January 23, 2021, 7:02 pm
Welcome back, Hoop Ballers, to our International Spotlight weekly feature where we will be taking a look at French swingman Timothe Luwawu-Cabarrot. He has seen his stock and playing time rise in the last few months, becoming an integral part of a Nets team that has championship aspirations.
The Road to Brooklyn
The No. 24 pick in the 2016 Draft has always been a gifted athlete who experimented with tennis and soccer at an early age and only began playing basketball professionally in France at the age of 17. TLC came into the league as a raw but versatile wing with exceptional size and wingspan for his position and a style of play that perfectly fit the NBA.
In two years with the Sixers, he showed flashes of his athleticism and the skill set that made him a first-round pick on both sides of the floor but his shooting remained inconsistent and limited his opportunities for playing time behind J.J. Redick and Robert Covington. After bouncing around the league with the Thunder, the Bulls and the Cavs, he landed in Brooklyn on a two-way deal in an attempt to rejuvenate his career. And when he was waived by the lowly Cavaliers on cutdown day back in October of last year he actually said that he knew he could get a lucrative deal overseas, but wanted one last shot at the NBA, much like Joe Harris and Spencer Dinwiddie before him.
Brooklyn’s Development Success
On NBA Draft night in 2013, the Celtics and the Nets agreed to one of the most significant trades of all time, with the Celtics sending Paul Pierce, Kevin Garnett and Jason Terry to the Nets for Gerald Wallace, Kris Humphries, MarShon Brooks, Keith Bogans, Kris Joseph, three unprotected first-round draft picks (2014, 2016, 2018), and the right to swap picks in 2017. What looked like a clear win for Brooklyn eventually backfired for the franchise as their super team got dissolved after only a couple years and the Nets were deprived of their first-round picks until 2019.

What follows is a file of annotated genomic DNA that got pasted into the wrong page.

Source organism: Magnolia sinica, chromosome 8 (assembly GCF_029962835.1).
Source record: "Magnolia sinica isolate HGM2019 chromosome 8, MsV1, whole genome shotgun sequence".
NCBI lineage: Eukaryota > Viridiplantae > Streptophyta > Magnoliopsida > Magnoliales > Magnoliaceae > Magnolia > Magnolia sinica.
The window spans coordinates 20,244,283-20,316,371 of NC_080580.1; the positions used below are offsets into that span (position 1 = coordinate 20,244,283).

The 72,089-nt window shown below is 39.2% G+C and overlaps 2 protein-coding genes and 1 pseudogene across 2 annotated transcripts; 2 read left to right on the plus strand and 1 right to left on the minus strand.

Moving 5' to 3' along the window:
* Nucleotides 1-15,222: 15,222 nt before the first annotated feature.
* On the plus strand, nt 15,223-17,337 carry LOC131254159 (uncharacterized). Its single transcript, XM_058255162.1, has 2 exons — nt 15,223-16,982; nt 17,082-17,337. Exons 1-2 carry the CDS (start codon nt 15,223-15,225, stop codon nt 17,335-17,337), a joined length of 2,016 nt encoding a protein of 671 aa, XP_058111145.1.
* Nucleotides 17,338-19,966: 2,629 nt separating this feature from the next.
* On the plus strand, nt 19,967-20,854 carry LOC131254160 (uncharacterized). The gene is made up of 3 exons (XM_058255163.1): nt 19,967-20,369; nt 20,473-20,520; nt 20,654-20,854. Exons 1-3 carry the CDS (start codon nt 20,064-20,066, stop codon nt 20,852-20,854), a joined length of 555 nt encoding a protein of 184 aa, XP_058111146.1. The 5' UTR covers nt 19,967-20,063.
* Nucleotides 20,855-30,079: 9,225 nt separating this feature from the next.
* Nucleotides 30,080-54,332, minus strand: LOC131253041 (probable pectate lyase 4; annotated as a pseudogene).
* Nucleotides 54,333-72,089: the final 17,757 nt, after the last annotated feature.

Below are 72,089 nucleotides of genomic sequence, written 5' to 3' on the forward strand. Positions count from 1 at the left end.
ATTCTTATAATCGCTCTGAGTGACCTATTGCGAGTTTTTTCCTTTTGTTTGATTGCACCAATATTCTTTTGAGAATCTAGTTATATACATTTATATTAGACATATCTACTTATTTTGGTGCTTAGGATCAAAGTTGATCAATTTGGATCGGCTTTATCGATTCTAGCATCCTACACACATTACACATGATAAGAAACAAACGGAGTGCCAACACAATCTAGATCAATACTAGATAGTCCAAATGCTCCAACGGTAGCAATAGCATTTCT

After ownership cleared house, a new regime took place and Sean Marks and the Nets front office focused entirely on consistently identifying undervalued talents and letting the coaching and performance staffs help those players blossom.
Spencer Dinwiddie and Joe Harris were second-round draft picks without NBA jobs when they were signed by the Nets, with the first ending up a finalist for the NBA’s Most Improved Player award in his second year with the Nets, and Harris becoming one of the league’s best 3-point shooters.
Not surprisingly, and with players talking with other players around the league, the Nets were able to land Kevin Durant and Kyrie Irving, with them publicly acknowledging that Brooklyn has a great player care staff and performance team with coaches that are excellent at developing young players or helping guys take their game to the next level. A lot of emphasis has to be placed on the fact that the Nets were not just lucky – their approach to getting players better has been vital.